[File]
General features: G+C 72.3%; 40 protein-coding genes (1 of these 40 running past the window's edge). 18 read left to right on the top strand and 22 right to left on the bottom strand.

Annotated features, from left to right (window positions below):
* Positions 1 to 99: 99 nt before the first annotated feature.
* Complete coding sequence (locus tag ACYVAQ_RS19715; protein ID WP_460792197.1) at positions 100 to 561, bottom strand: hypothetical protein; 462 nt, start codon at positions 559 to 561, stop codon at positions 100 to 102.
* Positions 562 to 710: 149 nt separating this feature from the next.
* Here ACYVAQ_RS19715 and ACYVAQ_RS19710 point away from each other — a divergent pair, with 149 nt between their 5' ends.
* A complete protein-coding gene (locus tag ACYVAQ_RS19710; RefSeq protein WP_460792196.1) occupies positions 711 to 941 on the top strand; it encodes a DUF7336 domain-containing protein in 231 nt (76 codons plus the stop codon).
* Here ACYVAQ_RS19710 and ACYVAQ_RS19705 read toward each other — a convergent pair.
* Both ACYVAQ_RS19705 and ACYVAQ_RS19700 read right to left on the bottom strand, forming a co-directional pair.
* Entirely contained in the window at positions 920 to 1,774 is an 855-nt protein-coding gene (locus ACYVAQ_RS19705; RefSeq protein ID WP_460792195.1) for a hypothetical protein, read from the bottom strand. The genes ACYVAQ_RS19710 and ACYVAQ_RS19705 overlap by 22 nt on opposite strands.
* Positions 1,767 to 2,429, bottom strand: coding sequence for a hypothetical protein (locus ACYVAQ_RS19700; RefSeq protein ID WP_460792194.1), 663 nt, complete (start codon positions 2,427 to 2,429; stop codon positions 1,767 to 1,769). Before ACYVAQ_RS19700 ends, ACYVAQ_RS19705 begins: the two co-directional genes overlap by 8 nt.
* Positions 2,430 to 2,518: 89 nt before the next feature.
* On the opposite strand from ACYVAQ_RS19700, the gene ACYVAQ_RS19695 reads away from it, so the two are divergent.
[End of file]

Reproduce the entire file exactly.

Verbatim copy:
General features: G+C 72.3%; 40 protein-coding genes (1 of these 40 running past the window's edge). 18 read left to right on the top strand and 22 right to left on the bottom strand.

Annotated features, from left to right (window positions below):
* Positions 1 to 99: 99 nt before the first annotated feature.
* Complete coding sequence (locus tag ACYVAQ_RS19715; protein ID WP_460792197.1) at positions 100 to 561, bottom strand: hypothetical protein; 462 nt, start codon at positions 559 to 561, stop codon at positions 100 to 102.
* Positions 562 to 710: 149 nt separating this feature from the next.
* Here ACYVAQ_RS19715 and ACYVAQ_RS19710 point away from each other — a divergent pair, with 149 nt between their 5' ends.
* A complete protein-coding gene (locus tag ACYVAQ_RS19710; RefSeq protein WP_460792196.1) occupies positions 711 to 941 on the top strand; it encodes a DUF7336 domain-containing protein in 231 nt (76 codons plus the stop codon).
* Here ACYVAQ_RS19710 and ACYVAQ_RS19705 read toward each other — a convergent pair.
* Both ACYVAQ_RS19705 and ACYVAQ_RS19700 read right to left on the bottom strand, forming a co-directional pair.
* Entirely contained in the window at positions 920 to 1,774 is an 855-nt protein-coding gene (locus ACYVAQ_RS19705; RefSeq protein ID WP_460792195.1) for a hypothetical protein, read from the bottom strand. The genes ACYVAQ_RS19710 and ACYVAQ_RS19705 overlap by 22 nt on opposite strands.
* Positions 1,767 to 2,429, bottom strand: coding sequence for a hypothetical protein (locus ACYVAQ_RS19700; RefSeq protein ID WP_460792194.1), 663 nt, complete (start codon positions 2,427 to 2,429; stop codon positions 1,767 to 1,769). Before ACYVAQ_RS19700 ends, ACYVAQ_RS19705 begins: the two co-directional genes overlap by 8 nt.
* Positions 2,430 to 2,518: 89 nt before the next feature.
* On the opposite strand from ACYVAQ_RS19700, the gene ACYVAQ_RS19695 reads away from it, so the two are divergent.